When wealth is lost nothing is lost. when health is lost something is lost. When character is lost all is lost. ~ Billy Graham
Betrayal comes in many forms. The most obvious being a physical affair. However, emotional affairs, drugs and alcohol, or addictions to things like pornography, spending, sports, gambling, and gaming/social media can cause a sense of betrayal in a marriage. Anything that is given such a high priority that the end result is growing distant from your spouse can cause them to feel cheated. Every one of the above listed issues have made there way into my office, and I can’t say with certainty that any one issue is any more or less harmful than the others. What I can say with certainty is that I have never seen any of these problems work themselves out over time. Understanding, collaborative effort, and genuine character change are the only remedies that give the marriage a fighting chance of restoration.
Over the years I have seen many couples who have faced the issue of broken trust, shattered feelings, and heartache that can only come from being utterly let down by the person closest to them. By the time they get past the shock of the situation and come to counseling the first question they have is whether or not the damage can ever really be repaired. The simple answer is yes, but with some pretty weighty conditions. For most people the love they have for the offending spouse doesn’t just go away. It’s still present and strong. It’s the trust that crumbles and has to be rebuilt. Even after making it through the process of forgiving it’s a whole order of magnitude more difficult to bring trust back to the relationship.
The first step in rebuilding trust is gathering information to discover and understand what lead to the failure. This is not a search for excuses, or a way to firmly affix blame to either party. Excuses and blame both tend to be useless at best, and more likely detrimental to the rebuilding process. We are looking more for patterns, long standing unresolved issues, and anything else that may have caused the marriage to weaken over time. Often this can be traced back to one of two things. Either single moments in time that were left in a state of brokenness, or small, recurrent, and eventually chronic issues that were allowed to grow across the span of several years. What we find in this stage must be addressed and healed to open hearts and minds to the hope that tomorrow can be different.
Step two is recommitting to being partners. After we get past the excuses, the blaming, and the rehashing of the past we have an opportunity to join together in the here and now. With the relational posture changing from adversaries to teammates working on a common goal each person will learn to trust and rely on the other a little more with every step forward. One patient in this stage described their “A Ha” moment coming with the realization that if she wanted her husband to climb up the ladder to the next level with her she would have to stop throwing rocks down at him. With this paradigm shift she let go of blaming and became his partner. When a couple shares in the ownership of their problems they also become unified in seeking solutions.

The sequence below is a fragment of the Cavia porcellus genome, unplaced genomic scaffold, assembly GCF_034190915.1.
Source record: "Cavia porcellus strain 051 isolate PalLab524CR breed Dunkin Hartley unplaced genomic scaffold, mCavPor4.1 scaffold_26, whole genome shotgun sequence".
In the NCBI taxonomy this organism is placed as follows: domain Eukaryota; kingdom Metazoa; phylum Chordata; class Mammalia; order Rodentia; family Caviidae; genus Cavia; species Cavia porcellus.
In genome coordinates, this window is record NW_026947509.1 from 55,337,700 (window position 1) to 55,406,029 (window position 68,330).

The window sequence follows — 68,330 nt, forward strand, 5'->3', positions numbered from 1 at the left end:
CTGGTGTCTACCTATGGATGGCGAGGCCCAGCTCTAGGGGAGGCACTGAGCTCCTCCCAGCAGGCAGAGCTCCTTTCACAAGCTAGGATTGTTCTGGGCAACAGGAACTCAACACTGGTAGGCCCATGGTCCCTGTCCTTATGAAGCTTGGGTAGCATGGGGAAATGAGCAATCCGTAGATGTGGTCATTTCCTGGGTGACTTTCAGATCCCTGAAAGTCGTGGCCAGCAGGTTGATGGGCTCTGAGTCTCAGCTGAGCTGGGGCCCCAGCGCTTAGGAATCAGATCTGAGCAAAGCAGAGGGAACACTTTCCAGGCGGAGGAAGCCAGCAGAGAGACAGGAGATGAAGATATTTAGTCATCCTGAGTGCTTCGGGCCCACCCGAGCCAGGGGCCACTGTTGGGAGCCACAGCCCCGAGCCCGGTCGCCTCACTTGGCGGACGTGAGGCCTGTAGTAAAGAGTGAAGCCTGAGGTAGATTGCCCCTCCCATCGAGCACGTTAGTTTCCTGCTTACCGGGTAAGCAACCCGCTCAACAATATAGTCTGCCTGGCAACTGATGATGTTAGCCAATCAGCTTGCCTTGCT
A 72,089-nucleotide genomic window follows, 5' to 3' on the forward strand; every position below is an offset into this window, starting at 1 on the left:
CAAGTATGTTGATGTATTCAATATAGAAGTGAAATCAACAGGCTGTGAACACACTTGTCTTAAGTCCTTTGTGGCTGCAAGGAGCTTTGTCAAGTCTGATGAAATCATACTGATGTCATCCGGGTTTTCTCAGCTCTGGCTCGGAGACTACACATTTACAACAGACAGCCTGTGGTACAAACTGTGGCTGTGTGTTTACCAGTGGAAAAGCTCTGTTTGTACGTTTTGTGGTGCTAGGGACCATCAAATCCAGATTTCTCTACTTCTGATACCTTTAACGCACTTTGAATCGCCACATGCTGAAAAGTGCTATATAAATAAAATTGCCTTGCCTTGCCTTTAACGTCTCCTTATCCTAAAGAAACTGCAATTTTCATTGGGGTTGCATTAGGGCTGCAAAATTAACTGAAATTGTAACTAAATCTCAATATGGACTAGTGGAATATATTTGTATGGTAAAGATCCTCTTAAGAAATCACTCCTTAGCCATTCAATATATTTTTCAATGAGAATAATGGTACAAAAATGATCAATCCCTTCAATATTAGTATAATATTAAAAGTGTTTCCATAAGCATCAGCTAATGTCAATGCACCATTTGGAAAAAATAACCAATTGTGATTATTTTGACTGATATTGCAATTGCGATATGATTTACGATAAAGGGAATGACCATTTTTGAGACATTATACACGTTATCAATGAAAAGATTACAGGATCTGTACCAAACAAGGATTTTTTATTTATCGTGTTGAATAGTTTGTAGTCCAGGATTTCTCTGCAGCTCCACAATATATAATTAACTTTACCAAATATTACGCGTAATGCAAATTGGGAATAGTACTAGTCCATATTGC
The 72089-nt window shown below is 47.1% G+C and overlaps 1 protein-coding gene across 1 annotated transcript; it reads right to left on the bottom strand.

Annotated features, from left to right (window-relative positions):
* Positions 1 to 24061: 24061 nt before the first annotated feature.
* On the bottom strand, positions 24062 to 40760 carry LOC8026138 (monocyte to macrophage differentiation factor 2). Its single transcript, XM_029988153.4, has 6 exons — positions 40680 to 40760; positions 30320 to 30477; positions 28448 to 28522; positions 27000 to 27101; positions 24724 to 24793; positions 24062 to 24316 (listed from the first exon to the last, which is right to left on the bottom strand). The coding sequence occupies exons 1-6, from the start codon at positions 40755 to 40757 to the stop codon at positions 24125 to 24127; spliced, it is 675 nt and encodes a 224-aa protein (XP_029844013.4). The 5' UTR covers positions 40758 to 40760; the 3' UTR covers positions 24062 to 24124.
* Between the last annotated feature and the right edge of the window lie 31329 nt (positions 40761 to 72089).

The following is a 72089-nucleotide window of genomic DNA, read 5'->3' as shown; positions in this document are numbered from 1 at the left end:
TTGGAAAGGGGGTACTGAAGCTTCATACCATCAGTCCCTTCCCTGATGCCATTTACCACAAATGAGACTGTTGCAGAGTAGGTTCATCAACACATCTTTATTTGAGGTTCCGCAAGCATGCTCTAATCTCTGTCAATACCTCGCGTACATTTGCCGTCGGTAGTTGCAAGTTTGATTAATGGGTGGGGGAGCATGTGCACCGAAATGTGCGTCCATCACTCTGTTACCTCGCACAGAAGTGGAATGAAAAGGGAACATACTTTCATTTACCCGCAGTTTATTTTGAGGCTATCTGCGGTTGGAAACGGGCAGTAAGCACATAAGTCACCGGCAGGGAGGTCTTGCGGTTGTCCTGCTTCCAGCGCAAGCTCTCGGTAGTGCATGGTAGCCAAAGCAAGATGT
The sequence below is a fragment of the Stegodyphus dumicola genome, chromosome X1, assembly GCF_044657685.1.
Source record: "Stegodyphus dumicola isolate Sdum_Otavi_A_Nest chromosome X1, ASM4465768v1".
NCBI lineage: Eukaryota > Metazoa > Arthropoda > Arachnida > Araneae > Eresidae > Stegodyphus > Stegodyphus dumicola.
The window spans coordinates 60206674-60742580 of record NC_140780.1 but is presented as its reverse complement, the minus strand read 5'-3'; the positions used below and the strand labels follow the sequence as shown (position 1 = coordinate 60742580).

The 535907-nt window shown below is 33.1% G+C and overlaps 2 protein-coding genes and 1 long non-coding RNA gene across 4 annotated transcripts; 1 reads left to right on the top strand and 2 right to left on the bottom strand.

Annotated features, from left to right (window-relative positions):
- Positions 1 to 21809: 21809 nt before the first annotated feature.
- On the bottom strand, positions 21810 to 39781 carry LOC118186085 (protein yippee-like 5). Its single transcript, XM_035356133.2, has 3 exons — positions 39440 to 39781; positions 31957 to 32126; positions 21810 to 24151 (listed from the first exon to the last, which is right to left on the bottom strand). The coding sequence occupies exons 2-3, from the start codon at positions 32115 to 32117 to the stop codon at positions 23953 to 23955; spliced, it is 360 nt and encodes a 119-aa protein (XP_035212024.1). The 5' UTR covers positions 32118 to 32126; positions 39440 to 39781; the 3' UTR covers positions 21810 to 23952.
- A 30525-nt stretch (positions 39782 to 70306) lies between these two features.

The final step is a change in character. Unfortunately time does not heal all wounds. Even with counseling, hard work, and growth in the right direction the marital relationship isn’t fully restored from the betrayal just because it hasn’t happened again for a month, six months, a full year, or even longer. To really trust your partner again this last piece is crucial. Character is the result of the way we conduct ourselves daily. Our conduct is determined by our beliefs. What we believe is a result of our thought life and the conclusions we have come to either on our own, or through learning from others. If we are going to experience a change in character it will begin by finding the flaws in the thoughts that started us down the wrong path. A change here will naturally result in a changed set of beliefs. With different beliefs we choose to conduct ourselves differently than in the past. If someone has cheated you in some way do you need them to tell, sell, or convince you that they have changed? No, the content of their character provides all you need to know.
While the therapeutic process is helpful in guiding someone along this path the bulk of the work is done autonomously. For someone of faith prayer will be encouraged along with exploration and strengthening of their relationship with God. For a secular individual this might look more like mindful contemplation or meditation to arrive at more emotionally and relationally healthy practices. Either way Bibliotherapy, the counselorese term for reading, will be heavily involved. From the Bible to blogs, and all the self help books in between reading is the quickest and most effective way to gain new thoughts and perspectives. When lasting character has been established trust can and will return to the marriage.
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